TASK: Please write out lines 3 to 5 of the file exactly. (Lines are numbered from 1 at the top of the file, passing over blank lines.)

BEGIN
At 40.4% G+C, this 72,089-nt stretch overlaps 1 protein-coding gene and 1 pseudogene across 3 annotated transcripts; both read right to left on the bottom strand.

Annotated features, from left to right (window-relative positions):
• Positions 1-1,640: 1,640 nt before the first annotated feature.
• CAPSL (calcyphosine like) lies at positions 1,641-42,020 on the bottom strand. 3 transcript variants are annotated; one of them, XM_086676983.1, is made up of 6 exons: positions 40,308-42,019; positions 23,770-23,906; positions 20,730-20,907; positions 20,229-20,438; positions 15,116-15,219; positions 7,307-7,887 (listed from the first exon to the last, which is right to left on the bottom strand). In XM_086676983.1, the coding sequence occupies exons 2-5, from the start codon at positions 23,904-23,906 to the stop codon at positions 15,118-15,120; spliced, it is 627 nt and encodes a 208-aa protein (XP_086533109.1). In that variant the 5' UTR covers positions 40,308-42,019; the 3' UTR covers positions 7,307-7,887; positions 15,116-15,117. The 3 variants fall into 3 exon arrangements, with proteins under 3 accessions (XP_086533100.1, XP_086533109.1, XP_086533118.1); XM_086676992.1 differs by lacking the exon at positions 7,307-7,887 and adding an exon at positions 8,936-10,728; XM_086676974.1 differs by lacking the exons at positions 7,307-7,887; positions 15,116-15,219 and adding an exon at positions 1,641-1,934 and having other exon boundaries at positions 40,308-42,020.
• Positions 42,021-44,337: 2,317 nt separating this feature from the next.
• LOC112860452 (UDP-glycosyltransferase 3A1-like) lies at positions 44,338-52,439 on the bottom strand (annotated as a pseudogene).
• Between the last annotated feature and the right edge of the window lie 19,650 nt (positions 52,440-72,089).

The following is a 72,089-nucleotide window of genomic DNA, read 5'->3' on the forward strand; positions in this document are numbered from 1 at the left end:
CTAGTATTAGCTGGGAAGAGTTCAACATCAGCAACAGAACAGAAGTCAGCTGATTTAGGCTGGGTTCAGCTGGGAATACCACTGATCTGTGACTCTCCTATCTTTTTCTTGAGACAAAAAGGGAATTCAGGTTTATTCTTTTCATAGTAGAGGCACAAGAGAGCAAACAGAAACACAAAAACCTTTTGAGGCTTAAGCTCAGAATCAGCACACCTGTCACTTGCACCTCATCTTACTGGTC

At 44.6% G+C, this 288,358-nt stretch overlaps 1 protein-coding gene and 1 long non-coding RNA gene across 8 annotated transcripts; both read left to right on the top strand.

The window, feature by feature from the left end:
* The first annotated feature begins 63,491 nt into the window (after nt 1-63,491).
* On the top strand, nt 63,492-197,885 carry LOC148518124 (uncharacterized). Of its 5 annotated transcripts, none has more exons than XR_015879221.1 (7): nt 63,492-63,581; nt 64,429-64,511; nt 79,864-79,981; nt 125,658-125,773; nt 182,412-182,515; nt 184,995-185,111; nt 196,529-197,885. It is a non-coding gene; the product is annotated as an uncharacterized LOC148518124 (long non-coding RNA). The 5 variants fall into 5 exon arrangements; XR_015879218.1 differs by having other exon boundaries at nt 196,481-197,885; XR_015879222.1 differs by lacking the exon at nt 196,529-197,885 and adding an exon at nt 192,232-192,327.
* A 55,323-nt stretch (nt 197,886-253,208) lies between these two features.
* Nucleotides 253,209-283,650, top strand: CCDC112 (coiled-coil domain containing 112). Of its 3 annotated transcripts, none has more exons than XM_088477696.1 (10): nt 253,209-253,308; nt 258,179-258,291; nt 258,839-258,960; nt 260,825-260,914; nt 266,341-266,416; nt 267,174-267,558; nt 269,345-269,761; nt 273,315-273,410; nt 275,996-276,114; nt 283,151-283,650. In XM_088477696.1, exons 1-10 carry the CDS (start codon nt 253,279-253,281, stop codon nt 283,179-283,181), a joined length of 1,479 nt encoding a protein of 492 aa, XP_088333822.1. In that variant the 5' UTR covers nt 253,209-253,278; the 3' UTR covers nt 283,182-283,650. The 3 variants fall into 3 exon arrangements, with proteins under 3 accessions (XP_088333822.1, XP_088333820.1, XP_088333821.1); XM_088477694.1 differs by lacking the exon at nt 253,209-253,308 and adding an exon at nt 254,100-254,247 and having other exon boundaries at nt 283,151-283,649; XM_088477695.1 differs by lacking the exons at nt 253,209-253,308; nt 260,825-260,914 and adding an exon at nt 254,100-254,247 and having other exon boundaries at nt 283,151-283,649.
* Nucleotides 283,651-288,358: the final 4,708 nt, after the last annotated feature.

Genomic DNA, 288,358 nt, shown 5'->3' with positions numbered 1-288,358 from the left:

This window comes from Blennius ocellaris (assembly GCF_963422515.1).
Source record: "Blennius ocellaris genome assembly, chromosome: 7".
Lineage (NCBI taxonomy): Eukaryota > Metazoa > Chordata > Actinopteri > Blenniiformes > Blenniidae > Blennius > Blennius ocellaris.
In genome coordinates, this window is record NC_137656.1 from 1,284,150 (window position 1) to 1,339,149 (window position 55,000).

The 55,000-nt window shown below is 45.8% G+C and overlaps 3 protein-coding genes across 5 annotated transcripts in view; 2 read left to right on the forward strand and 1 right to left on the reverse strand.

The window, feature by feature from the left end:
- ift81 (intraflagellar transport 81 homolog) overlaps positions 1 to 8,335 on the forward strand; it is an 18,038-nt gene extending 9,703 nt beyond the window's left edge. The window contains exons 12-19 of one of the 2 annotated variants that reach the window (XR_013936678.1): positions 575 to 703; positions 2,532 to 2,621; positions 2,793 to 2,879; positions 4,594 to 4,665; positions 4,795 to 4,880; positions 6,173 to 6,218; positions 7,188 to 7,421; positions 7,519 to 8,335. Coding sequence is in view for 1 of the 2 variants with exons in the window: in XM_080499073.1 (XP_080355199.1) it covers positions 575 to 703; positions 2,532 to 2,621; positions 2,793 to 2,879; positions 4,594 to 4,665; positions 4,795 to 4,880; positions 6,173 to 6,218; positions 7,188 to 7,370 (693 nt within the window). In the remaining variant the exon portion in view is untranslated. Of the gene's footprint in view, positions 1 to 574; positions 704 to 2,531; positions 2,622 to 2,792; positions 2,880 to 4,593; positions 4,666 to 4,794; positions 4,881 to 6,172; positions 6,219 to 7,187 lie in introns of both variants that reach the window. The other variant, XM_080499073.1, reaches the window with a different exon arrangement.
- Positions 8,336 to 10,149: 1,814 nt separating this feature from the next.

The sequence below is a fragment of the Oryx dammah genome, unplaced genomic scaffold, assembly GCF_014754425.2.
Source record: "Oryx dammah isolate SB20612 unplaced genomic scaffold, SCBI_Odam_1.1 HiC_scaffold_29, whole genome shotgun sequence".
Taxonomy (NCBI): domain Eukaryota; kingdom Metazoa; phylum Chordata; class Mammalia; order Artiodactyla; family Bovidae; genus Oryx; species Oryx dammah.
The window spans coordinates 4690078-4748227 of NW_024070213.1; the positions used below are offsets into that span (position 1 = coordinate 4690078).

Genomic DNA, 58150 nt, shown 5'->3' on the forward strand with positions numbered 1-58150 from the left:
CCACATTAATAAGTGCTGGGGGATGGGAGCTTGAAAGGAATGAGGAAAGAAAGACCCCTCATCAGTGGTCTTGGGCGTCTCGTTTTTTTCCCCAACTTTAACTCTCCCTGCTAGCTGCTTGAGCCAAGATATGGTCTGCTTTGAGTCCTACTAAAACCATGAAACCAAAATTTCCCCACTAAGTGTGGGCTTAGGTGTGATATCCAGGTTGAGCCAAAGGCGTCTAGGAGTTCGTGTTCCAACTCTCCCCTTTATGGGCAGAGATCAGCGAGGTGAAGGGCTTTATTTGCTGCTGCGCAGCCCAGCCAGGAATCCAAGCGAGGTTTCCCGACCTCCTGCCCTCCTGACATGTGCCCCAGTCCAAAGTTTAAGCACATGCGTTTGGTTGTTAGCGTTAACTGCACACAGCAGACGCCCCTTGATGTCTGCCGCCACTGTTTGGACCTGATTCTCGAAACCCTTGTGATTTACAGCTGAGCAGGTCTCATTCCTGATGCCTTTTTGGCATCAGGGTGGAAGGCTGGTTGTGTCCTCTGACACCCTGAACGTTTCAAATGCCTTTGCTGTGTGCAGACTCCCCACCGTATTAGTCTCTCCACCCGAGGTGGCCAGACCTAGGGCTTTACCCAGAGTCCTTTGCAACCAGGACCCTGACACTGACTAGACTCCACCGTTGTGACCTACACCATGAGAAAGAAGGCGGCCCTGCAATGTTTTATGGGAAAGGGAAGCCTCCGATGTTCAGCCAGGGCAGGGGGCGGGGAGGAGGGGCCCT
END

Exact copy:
• Positions 1-1,640: 1,640 nt before the first annotated feature.
• CAPSL (calcyphosine like) lies at positions 1,641-42,020 on the bottom strand. 3 transcript variants are annotated; one of them, XM_086676983.1, is made up of 6 exons: positions 40,308-42,019; positions 23,770-23,906; positions 20,730-20,907; positions 20,229-20,438; positions 15,116-15,219; positions 7,307-7,887 (listed from the first exon to the last, which is right to left on the bottom strand). In XM_086676983.1, the coding sequence occupies exons 2-5, from the start codon at positions 23,904-23,906 to the stop codon at positions 15,118-15,120; spliced, it is 627 nt and encodes a 208-aa protein (XP_086533109.1). In that variant the 5' UTR covers positions 40,308-42,019; the 3' UTR covers positions 7,307-7,887; positions 15,116-15,117. The 3 variants fall into 3 exon arrangements, with proteins under 3 accessions (XP_086533100.1, XP_086533109.1, XP_086533118.1); XM_086676992.1 differs by lacking the exon at positions 7,307-7,887 and adding an exon at positions 8,936-10,728; XM_086676974.1 differs by lacking the exons at positions 7,307-7,887; positions 15,116-15,219 and adding an exon at positions 1,641-1,934 and having other exon boundaries at positions 40,308-42,020.
• Positions 42,021-44,337: 2,317 nt separating this feature from the next.